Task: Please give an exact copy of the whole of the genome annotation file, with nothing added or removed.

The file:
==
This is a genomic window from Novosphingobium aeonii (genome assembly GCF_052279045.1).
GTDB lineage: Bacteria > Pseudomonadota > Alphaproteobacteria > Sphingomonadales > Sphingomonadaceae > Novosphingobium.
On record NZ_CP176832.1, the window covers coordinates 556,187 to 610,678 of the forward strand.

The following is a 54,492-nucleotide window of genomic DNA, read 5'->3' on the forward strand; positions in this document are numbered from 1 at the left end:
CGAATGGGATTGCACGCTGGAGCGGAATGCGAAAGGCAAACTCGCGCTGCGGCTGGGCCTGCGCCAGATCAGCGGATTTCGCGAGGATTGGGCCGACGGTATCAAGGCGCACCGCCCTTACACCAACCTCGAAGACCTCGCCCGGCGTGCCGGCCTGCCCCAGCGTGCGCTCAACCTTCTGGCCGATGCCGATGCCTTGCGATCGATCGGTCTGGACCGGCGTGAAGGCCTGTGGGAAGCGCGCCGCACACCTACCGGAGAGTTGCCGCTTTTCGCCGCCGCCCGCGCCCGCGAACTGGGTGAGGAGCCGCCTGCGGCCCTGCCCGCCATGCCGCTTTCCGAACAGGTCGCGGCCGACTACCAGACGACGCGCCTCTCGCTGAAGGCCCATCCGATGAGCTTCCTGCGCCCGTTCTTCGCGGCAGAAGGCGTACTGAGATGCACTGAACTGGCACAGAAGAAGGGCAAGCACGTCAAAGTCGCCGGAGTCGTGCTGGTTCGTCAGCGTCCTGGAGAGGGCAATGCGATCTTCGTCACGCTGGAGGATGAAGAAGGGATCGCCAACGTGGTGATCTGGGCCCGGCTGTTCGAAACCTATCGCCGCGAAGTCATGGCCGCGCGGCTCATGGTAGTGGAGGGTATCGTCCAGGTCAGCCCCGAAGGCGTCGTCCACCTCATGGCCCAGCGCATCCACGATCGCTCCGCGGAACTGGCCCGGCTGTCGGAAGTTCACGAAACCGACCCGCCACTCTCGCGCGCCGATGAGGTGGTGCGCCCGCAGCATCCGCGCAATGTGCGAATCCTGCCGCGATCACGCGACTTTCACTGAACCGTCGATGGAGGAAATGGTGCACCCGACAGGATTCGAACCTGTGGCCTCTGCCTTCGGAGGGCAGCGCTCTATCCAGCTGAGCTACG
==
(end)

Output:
This is a genomic window from Novosphingobium aeonii (genome assembly GCF_052279045.1).
GTDB lineage: Bacteria > Pseudomonadota > Alphaproteobacteria > Sphingomonadales > Sphingomonadaceae > Novosphingobium.
On record NZ_CP176832.1, the window covers coordinates 556,187 to 610,678 of the forward strand.

The following is a 54,492-nucleotide window of genomic DNA, read 5'->3' on the forward strand; positions in this document are numbered from 1 at the left end:
CGAATGGGATTGCACGCTGGAGCGGAATGCGAAAGGCAAACTCGCGCTGCGGCTGGGCCTGCGCCAGATCAGCGGATTTCGCGAGGATTGGGCCGACGGTATCAAGGCGCACCGCCCTTACACCAACCTCGAAGACCTCGCCCGGCGTGCCGGCCTGCCCCAGCGTGCGCTCAACCTTCTGGCCGATGCCGATGCCTTGCGATCGATCGGTCTGGACCGGCGTGAAGGCCTGTGGGAAGCGCGCCGCACACCTACCGGAGAGTTGCCGCTTTTCGCCGCCGCCCGCGCCCGCGAACTGGGTGAGGAGCCGCCTGCGGCCCTGCCCGCCATGCCGCTTTCCGAACAGGTCGCGGCCGACTACCAGACGACGCGCCTCTCGCTGAAGGCCCATCCGATGAGCTTCCTGCGCCCGTTCTTCGCGGCAGAAGGCGTACTGAGATGCACTGAACTGGCACAGAAGAAGGGCAAGCACGTCAAAGTCGCCGGAGTCGTGCTGGTTCGTCAGCGTCCTGGAGAGGGCAATGCGATCTTCGTCACGCTGGAGGATGAAGAAGGGATCGCCAACGTGGTGATCTGGGCCCGGCTGTTCGAAACCTATCGCCGCGAAGTCATGGCCGCGCGGCTCATGGTAGTGGAGGGTATCGTCCAGGTCAGCCCCGAAGGCGTCGTCCACCTCATGGCCCAGCGCATCCACGATCGCTCCGCGGAACTGGCCCGGCTGTCGGAAGTTCACGAAACCGACCCGCCACTCTCGCGCGCCGATGAGGTGGTGCGCCCGCAGCATCCGCGCAATGTGCGAATCCTGCCGCGATCACGCGACTTTCACTGAACCGTCGATGGAGGAAATGGTGCACCCGACAGGATTCGAACCTGTGGCCTCTGCCTTCGGAGGGCAGCGCTCTATCCAGCTGAGCTACG